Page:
Former New Jersey Gov. Christie is being floated as a candidate for attorney general, after President Trump forced out Jeff Sessions and installed a successor who has criticized the Mueller probe in the past.
Christie, who himself ran for president and served two terms in Trenton, ran Trump’s transition before Mike Pence took over the task.
Christie met with Trump son-in-law Jared Kushner at the White House Thursday about prison reform, the White House told NJ Advance. Christie helped put away Kushner’s father, Charles Kushner, for campaign and tax crimes.
His name was among several floated to become the nation’s top law enforcement officer at a time Democrats are already calling a constitutional crisis.
Former Governor of New Jersey Chris Christie is being floated as a candidate to be attorney general after President Trump forced out Jeff Sessions
Other names being floated include Trump lawyer Rudy Giuliani, who has been handling negotiations with Mueller’s team over what questions Trump would have to mention in the Russia probe.
Florida attorney general Pam Bondi, who has appeared with Trump at campaign events, has also been floated. Trump’s foundation gave a 25,000 donation to a committee backing her election in 2013, prompting complaints it came at a time she decided not to join a Trump University lawsuit.
Senate Republicans could confirm a new AG on a simple party-line vote. Several months ago, Republicans warned that were Trump to replace Sessions, the Senate might not get to a successor, but those admonitions have evaporated.
President Donald Trump, left, appears with Attorney General Jeff Sessions during the FBI National Academy graduation ceremony in Quantico, Va. in 2017
LOYALIST: Former Sessions chief of staff Matt Whitaker has taken over oversight of the Russia probe. He has criticized it in the past and spoken about cutting its funding. He was not confirmed by the Senate for his post
The short-list came after George Conway III, a prominent lawyer, penned an op-ed in the New York Times along with former solicitor general Neal Katyal, arguing that Trump’s power play at the Justice Department is ‘unconstitutional.’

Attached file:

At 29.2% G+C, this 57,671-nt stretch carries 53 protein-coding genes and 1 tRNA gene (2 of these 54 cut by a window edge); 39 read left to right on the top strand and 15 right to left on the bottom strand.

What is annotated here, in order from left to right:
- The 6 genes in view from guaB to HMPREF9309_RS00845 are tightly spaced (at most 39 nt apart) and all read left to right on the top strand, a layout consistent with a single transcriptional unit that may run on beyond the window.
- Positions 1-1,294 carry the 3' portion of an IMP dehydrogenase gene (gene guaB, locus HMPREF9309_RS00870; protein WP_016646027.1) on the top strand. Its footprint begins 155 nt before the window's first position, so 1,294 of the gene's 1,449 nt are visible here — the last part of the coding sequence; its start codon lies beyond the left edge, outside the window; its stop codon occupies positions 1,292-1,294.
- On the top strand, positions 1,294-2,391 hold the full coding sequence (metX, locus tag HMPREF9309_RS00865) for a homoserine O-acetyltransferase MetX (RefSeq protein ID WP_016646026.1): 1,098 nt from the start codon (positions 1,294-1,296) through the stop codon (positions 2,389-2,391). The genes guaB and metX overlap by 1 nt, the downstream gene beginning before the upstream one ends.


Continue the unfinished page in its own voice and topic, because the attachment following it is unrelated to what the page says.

Trump announced that former Sessions chief of staff Matt Whitaker would serve as acting attorney general. Whitaker has spoken critically about the Mueller probe and spoke in a TV interview about choking off its funding.
He also was not confirmed by the Senate, since he does not hold one of the top posts that meet this bar. According to Conway, this come in violation of the Constitution’s appointments clause.
‘Mr. Whitaker’s installation makes a mockery of our Constitution and our founders’ ideals,’ the men wrote.
‘President Trump’s installation of Matthew Whitaker as acting attorney general of the United States after forcing the resignation of Jeff Sessions is unconstitutional,’ they wrote. ‘It’s illegal. And it means that anything Mr. Whitaker does, or tries to do, in that position is invalid.
Sen. Lindsey Graham, who months ago warned Trump against firing Sessions, met with the President Thursday and said he had ‘confidence’ Whitaker would do a professional job ‘in this position.’
Graham said in a statement: ‘I talked with the President about a permanent replacement for Attorney General. I’m confident the White House is looking for someone who the President and country can have confidence in, and be confirmed by the Senate. In my role as a member of the Senate Judiciary Committee, I look forward to meeting with acting Attorney General Whitaker soon and have confidence he will do a professional job in this position.’
The Washington Post reported that Whitaker has no intention of recusing himself, following howls from Democrats about his past statements on the special counsel.
He managed a Senate campaign for Sam Clovis in Iowa, who later was nominated to join the Trump administration, ran Iowa for Trump, and was interviewed by Mueller’s investigators.
Watchdog group Citizens for Responsibility in Washington called on Whitaker to recuse himself from overseeing the Russia probe.
‘Never before has a President designated an acting attorney general who had not previously been serving in a Senate-confirmed position,’ the group wrote in a letter to the Justice Department.
‘Nor has a President ever before appointed an acting attorney general who is on record describing the means by which the President could curtail an ongoing investigation of the President’s conduct.’
‘The rule of law is disappearing before our eyes,’ tweeted former deputy attorney general Sally Yates, who was the first senior figure fired by Trump.
‘He wants a political crony to protect him from the investigation of his own campaign,’ she wrote.